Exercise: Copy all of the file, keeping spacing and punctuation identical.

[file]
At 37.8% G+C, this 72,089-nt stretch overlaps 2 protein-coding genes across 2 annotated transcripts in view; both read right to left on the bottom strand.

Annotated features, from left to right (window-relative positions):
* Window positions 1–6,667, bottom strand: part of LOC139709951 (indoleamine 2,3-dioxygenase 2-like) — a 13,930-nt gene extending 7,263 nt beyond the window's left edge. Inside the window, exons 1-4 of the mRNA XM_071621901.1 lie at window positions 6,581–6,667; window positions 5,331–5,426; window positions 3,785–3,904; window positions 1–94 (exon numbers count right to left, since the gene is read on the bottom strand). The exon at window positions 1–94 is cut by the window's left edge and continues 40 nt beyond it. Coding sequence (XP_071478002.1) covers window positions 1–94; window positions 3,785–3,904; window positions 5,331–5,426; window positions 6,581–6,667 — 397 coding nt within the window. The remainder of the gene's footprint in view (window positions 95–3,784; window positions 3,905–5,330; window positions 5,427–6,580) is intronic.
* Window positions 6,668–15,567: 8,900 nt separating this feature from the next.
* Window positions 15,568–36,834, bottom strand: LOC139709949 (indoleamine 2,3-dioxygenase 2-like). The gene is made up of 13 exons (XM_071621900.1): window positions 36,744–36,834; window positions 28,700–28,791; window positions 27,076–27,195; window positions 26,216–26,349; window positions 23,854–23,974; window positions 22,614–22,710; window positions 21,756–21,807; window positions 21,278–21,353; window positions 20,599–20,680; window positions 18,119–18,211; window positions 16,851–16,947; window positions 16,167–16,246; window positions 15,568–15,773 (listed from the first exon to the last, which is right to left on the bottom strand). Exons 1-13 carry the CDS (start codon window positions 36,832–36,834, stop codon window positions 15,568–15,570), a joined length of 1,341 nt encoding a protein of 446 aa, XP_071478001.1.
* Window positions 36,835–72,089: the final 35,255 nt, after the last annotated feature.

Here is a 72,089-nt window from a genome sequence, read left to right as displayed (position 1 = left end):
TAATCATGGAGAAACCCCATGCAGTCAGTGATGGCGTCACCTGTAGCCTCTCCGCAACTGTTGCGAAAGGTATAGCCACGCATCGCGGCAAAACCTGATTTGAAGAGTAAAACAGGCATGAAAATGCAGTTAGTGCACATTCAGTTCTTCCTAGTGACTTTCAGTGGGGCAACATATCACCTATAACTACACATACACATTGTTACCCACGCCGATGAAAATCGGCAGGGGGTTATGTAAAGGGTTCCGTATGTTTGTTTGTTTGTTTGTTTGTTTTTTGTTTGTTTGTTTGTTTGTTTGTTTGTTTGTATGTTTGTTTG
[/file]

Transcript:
At 37.8% G+C, this 72,089-nt stretch overlaps 2 protein-coding genes across 2 annotated transcripts in view; both read right to left on the bottom strand.

Annotated features, from left to right (window-relative positions):
* Window positions 1–6,667, bottom strand: part of LOC139709951 (indoleamine 2,3-dioxygenase 2-like) — a 13,930-nt gene extending 7,263 nt beyond the window's left edge. Inside the window, exons 1-4 of the mRNA XM_071621901.1 lie at window positions 6,581–6,667; window positions 5,331–5,426; window positions 3,785–3,904; window positions 1–94 (exon numbers count right to left, since the gene is read on the bottom strand). The exon at window positions 1–94 is cut by the window's left edge and continues 40 nt beyond it. Coding sequence (XP_071478002.1) covers window positions 1–94; window positions 3,785–3,904; window positions 5,331–5,426; window positions 6,581–6,667 — 397 coding nt within the window. The remainder of the gene's footprint in view (window positions 95–3,784; window positions 3,905–5,330; window positions 5,427–6,580) is intronic.
* Window positions 6,668–15,567: 8,900 nt separating this feature from the next.
* Window positions 15,568–36,834, bottom strand: LOC139709949 (indoleamine 2,3-dioxygenase 2-like). The gene is made up of 13 exons (XM_071621900.1): window positions 36,744–36,834; window positions 28,700–28,791; window positions 27,076–27,195; window positions 26,216–26,349; window positions 23,854–23,974; window positions 22,614–22,710; window positions 21,756–21,807; window positions 21,278–21,353; window positions 20,599–20,680; window positions 18,119–18,211; window positions 16,851–16,947; window positions 16,167–16,246; window positions 15,568–15,773 (listed from the first exon to the last, which is right to left on the bottom strand). Exons 1-13 carry the CDS (start codon window positions 36,832–36,834, stop codon window positions 15,568–15,570), a joined length of 1,341 nt encoding a protein of 446 aa, XP_071478001.1.
* Window positions 36,835–72,089: the final 35,255 nt, after the last annotated feature.

Here is a 72,089-nt window from a genome sequence, read left to right as displayed (position 1 = left end):
TAATCATGGAGAAACCCCATGCAGTCAGTGATGGCGTCACCTGTAGCCTCTCCGCAACTGTTGCGAAAGGTATAGCCACGCATCGCGGCAAAACCTGATTTGAAGAGTAAAACAGGCATGAAAATGCAGTTAGTGCACATTCAGTTCTTCCTAGTGACTTTCAGTGGGGCAACATATCACCTATAACTACACATACACATTGTTACCCACGCCGATGAAAATCGGCAGGGGGTTATGTAAAGGGTTCCGTATGTTTGTTTGTTTGTTTGTTTGTTTTTTGTTTGTTTGTTTGTTTGTTTGTTTGTTTGTATGTTTGTTTG